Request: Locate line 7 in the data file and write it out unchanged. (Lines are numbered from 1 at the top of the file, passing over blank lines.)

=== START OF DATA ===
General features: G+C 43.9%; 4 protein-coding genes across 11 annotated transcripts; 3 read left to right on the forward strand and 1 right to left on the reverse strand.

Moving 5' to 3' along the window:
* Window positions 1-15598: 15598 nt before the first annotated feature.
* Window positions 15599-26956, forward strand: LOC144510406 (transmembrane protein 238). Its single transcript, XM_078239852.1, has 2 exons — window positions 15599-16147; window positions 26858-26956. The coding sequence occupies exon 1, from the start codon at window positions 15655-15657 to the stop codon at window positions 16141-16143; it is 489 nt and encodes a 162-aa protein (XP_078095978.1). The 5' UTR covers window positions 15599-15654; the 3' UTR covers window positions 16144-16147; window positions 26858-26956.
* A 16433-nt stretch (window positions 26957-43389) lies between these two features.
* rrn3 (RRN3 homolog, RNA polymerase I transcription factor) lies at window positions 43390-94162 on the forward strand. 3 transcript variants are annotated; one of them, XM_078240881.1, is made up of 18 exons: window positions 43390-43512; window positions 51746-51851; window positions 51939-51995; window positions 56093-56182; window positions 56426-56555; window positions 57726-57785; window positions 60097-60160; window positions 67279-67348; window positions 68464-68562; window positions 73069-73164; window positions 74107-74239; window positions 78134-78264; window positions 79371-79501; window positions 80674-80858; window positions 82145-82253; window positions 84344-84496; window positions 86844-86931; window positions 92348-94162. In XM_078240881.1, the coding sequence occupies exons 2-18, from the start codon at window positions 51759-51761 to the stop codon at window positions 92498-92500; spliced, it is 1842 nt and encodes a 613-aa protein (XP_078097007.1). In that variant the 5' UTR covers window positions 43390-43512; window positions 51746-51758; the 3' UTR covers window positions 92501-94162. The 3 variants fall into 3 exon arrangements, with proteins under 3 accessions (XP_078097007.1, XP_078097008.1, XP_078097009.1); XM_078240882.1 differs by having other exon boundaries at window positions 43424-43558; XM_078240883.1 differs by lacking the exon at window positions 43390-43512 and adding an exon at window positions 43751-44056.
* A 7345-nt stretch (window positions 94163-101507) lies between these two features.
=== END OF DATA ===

* A 7345-nt stretch (window positions 94163-101507) lies between these two features.